An American Shire?

The Tolkienites are at it again, this time on the other side of the Atlantic. About one week ago, yet another ambitious IndieGoGo campaign popped out of The Lord of the Rings and into the wonderful world of crowdfunding.

This time, the hopeful team (Shire America) has proposed a replica of the Shire. In New Zealand, the owners of the Shire ‘set’ elected to keep up the hobbit holes and use the otherwise empty field as a tourist attraction. Naturally, that’s a bit of a trip for anyone living farther away than Australia. And we Americans really do love our tourist attractions. So Shire America has set about correcting the dearth of Tolkien-themed escapes on our continent, and have organized to build a home for every Baggins, Took, Gamgee, and even Proudfoot who would like to visit.

The foothills of Tennessee would serve as the new Shire. It’s an interesting choice, because it strikes a good balance between relative isolation and ease of access. Although the campaign doesn’t list a specific location for the proposed Shire, the land they are scouting “will escape any views of the modern world.” The Smoky Mountains have many existing tourist attractions (being one themselves), and there are several highways that wind through undeveloped areas between major cities.

Does this campaign have a better chance of success than Minas Tirith? Actually, yes. The proposed budget is 7.3 million, which is vastly more realistic than the billion plus required for Minas Tirith. Is it realistic for crowdfunding? Probably not, but we Tolkien junkies live in hope.

Unlike the worrisome details (and lack thereof) in the Minas Tirith campaign, Shire America has clear plans for the use and life of the Shire. Instead of a flawed Utopia of nerdom, the Shire would function first and foremost as a tourist attraction for Tolkien fans of all ages to visit and enjoy – temporarily. The campaign implies that there would be some hobbit holes available for rent (in the manner of a resort, not an apartment), and the Dragon Inn would feature a banquet hall I imagine folks could rent – and it’s an inn, so I’m sure it would have rooms, as well. In addition to the regular flow of tourists, Shire America has plans to host a yearly arts and music festival, which sounds like a wonderful (and rather hobbit-like) way to boost funding.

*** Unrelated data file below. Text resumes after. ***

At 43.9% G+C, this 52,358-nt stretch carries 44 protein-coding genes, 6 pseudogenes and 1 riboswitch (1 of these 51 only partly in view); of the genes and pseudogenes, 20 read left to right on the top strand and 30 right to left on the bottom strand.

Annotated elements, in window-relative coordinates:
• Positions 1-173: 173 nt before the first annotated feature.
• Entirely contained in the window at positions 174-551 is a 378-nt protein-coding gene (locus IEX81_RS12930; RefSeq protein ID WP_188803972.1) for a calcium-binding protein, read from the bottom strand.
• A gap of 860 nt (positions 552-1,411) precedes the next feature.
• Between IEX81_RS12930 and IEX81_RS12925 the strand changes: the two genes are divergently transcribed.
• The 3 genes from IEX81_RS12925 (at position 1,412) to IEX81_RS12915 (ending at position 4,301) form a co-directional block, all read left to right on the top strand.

The donation perks are also much better. You cannot buy your way into the nobility. In fact, befitting the theme, the highest perk you can earn is a party in your honor. Of course, if this is a birthday party and you take your Tolkien lore seriously, you had better come armed with gifts to bestow upon attendees.

Presently, the campaign’s largest obstacle appears to be exposure. Unlike Minas Tirith, Shire America has not gotten the sweeping press attention the White City experienced. Why? Because it’s less ambitious, more realistic, and therefore less interesting in the eyes of major media corporations. On the bright side, those same elements are what make it, well, more possible. But the lack of attention is a very serious problem, because as of the writing of this article, Shire America has failed to raise anything. At all.

And this brings us back to the pitfalls of crowdfunding. While anything is possible with enough people, even minor investors are usually a little hesitant to support a budget with so many zeroes. If every donor gave $10, the project would need seven hundred thirty thousand investors to meet its goal. Such large projects really need one or two primary investors to get involved. Crowdfunding would be a better way to finish the project than start it.

However, the most exciting prospect of Shire America is that even if the IndieGoGo campaign fails, the plans are there, and the budget is reasonable. This project seems to have learned a lot from the failings of its predecessor, and it’s possible Shire America could be picked up by major investors.

No matter how the Shire comes to life, I want to visit.

Leigh Hood is a rare beast of the Cincinnati wilderness typically preoccupied with writing, nerding, and filming The Spittoon List. For more articles and stories by M. Leigh Hood, look HERE.


 

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